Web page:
What are the reasons for the rise in suicide attacks?
Politically-inspired suicide attacks in the Middle East initially emerged in the 1980s, during the Lebanese Civil War, when Hezbollah began to use suicide attacks against its targets. From then on until the early 21st Century, some 200 suicide attacks were carried out in different parts of the world. Yet, it was only in the 2000s when these attacks began to grab the headlines with an ever-increasing frequency as the number of total attacks over the past three decades reached 3,500. Only in 2013, 291 suicide attacks were carried out in eighteen countries, claiming the lives of 3,100 people, marking a dramatic increase of 25% compared to previous year (with 230 attacks).
Most of these attacks were staged in Muslim countries. The Middle East, with Iraq coming in at the top of the list, saw too many suicide attacks to count over the last ten years. Afghanistan, Pakistan, Syria, Lebanon, Tunisia, Libya, Somalia, Mali and Nigeria are among the Muslim countries that are frequently hit by suicide attacks.
What drove the increase in the attacks? The political instability in these countries is an important factor. Despite the common assumption that suicide bombings target occupying powers, only 32% of the attacks were actually carried out in countries where a foreign army was present. 68% of the bombings target the own citizens of the country; in other words, innocent civilians are overwhelmingly the victims in these attacks.
In countries like Iraq and Syria, the attacks are usually prompted by sectarian and ethnic differences, while in Egypt they are usually carried out due to conflicts between nationalist secular forces and Islamic groups. The suicide attacks usually target the most crowded areas like restaurants, markets, mosques and public transportation; places where civilians can easily be found and where women, children and the elderly, are specific targets in these attacks. Indeed, attacks can even be perpetrated as Muslims are worshiping during the Friday prayers, as we've seen in Iraq, or while religious celebrations are going on, as in Yemen. This is very thought-provoking.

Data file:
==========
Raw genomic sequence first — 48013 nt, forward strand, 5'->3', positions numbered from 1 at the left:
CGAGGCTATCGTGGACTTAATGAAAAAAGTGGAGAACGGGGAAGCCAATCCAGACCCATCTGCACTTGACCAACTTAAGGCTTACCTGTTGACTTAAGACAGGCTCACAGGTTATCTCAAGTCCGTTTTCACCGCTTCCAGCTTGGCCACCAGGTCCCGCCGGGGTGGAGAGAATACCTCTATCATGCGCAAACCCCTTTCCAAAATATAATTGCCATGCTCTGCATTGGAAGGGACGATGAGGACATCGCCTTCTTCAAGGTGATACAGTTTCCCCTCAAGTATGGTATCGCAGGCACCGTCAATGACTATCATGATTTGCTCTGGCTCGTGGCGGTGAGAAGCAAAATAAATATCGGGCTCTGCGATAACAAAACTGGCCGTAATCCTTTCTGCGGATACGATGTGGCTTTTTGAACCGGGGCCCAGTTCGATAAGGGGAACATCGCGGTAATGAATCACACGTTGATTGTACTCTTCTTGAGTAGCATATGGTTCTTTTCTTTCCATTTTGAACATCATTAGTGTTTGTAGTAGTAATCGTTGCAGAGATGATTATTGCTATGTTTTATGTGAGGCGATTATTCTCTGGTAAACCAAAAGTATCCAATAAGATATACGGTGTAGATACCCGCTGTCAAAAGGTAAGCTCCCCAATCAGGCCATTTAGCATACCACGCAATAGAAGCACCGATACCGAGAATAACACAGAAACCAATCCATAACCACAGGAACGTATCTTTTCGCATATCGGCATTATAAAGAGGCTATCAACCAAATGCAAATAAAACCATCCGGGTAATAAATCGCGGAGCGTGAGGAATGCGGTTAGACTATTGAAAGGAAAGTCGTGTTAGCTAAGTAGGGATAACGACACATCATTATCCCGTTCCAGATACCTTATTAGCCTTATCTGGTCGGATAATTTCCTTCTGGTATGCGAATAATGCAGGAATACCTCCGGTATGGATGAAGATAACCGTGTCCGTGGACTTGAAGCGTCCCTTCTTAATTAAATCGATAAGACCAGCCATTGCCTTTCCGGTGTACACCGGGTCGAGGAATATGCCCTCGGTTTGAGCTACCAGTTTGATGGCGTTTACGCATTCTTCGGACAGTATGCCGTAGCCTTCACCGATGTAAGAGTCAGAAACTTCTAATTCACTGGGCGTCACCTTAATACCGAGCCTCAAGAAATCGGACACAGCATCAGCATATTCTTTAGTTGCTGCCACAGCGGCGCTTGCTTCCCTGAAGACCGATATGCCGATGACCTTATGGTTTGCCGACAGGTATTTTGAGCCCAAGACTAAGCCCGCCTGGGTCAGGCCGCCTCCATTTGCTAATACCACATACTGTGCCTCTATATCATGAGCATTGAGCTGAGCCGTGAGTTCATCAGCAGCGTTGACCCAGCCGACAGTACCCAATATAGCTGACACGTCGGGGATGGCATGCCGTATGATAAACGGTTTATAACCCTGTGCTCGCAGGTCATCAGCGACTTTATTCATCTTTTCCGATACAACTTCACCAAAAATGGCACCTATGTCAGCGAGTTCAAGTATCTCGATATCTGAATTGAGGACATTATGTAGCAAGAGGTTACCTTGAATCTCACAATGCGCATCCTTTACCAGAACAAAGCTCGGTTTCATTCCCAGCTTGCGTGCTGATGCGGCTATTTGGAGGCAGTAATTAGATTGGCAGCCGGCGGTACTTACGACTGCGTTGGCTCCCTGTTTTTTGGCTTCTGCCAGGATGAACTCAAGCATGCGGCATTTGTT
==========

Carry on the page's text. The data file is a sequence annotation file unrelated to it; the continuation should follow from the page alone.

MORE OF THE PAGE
Many Muslim groups condemned Israel for sending its troops into a mosque in Jerusalem, and even denounced it as a foe needing to be destroyed; interestingly, however, those same groups have remained utterly silent in the face of a suicide attack against a mosque where Muslims were praying, and some have even encouraged such attacks.
When the perpetrators are asked to explain the reasoning behind their actions, because of their deficient educational background and unawareness of true Qur'anic moral values, which in truth embody forgiveness, peace and love, they claim to be doing these atrocities in the name of Islam. For this reason, explaining the morals of Islam based on the Qur'an is a priority. It is essential to start a world-wide campaign to this end.
A. Suicide Attacks, 1970-2013
a. 1980s - Suicide Attacks (31) Non-Suicide Attacks (31, 137)
b. 1990s - Suicide Attacks (121) Non-Suicide Attacks (28, 664)
c. 2000s - Suicide Attacks (1.552) Non-Suicide Attacks (23, 440)
d. 2010s* - Suicide Attacks (1.387) Non-Suicide Attacks (28, 916)
e. Suicide Attacks
f. Non-Suicide Attacks